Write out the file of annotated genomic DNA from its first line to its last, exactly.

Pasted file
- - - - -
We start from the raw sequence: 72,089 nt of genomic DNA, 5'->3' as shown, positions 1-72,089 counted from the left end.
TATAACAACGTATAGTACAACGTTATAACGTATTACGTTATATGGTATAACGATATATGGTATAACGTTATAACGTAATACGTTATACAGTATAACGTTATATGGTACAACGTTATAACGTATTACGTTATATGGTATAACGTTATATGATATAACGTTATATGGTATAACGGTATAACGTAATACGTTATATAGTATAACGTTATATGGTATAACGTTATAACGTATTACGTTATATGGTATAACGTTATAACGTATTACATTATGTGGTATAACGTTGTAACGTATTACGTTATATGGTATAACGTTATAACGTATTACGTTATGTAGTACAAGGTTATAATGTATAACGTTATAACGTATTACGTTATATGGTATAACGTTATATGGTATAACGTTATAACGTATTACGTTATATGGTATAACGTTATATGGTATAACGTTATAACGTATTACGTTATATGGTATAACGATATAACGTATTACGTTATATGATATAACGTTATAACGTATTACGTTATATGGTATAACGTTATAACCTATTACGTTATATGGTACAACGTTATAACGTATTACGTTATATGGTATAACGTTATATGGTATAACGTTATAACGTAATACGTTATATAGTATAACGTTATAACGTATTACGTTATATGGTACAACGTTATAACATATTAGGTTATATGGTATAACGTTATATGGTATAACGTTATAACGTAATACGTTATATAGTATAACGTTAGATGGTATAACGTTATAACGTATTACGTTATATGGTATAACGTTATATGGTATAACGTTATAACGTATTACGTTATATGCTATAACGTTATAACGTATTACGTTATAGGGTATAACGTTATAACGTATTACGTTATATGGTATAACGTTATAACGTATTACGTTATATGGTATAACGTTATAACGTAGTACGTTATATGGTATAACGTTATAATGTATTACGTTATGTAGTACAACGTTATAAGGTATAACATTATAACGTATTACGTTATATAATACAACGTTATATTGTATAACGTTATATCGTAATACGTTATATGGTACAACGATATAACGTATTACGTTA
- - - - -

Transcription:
We start from the raw sequence: 72,089 nt of genomic DNA, 5'->3' as shown, positions 1-72,089 counted from the left end.
TATAACAACGTATAGTACAACGTTATAACGTATTACGTTATATGGTATAACGATATATGGTATAACGTTATAACGTAATACGTTATACAGTATAACGTTATATGGTACAACGTTATAACGTATTACGTTATATGGTATAACGTTATATGATATAACGTTATATGGTATAACGGTATAACGTAATACGTTATATAGTATAACGTTATATGGTATAACGTTATAACGTATTACGTTATATGGTATAACGTTATAACGTATTACATTATGTGGTATAACGTTGTAACGTATTACGTTATATGGTATAACGTTATAACGTATTACGTTATGTAGTACAAGGTTATAATGTATAACGTTATAACGTATTACGTTATATGGTATAACGTTATATGGTATAACGTTATAACGTATTACGTTATATGGTATAACGTTATATGGTATAACGTTATAACGTATTACGTTATATGGTATAACGATATAACGTATTACGTTATATGATATAACGTTATAACGTATTACGTTATATGGTATAACGTTATAACCTATTACGTTATATGGTACAACGTTATAACGTATTACGTTATATGGTATAACGTTATATGGTATAACGTTATAACGTAATACGTTATATAGTATAACGTTATAACGTATTACGTTATATGGTACAACGTTATAACATATTAGGTTATATGGTATAACGTTATATGGTATAACGTTATAACGTAATACGTTATATAGTATAACGTTAGATGGTATAACGTTATAACGTATTACGTTATATGGTATAACGTTATATGGTATAACGTTATAACGTATTACGTTATATGCTATAACGTTATAACGTATTACGTTATAGGGTATAACGTTATAACGTATTACGTTATATGGTATAACGTTATAACGTATTACGTTATATGGTATAACGTTATAACGTAGTACGTTATATGGTATAACGTTATAATGTATTACGTTATGTAGTACAACGTTATAAGGTATAACATTATAACGTATTACGTTATATAATACAACGTTATATTGTATAACGTTATATCGTAATACGTTATATGGTACAACGATATAACGTATTACGTTA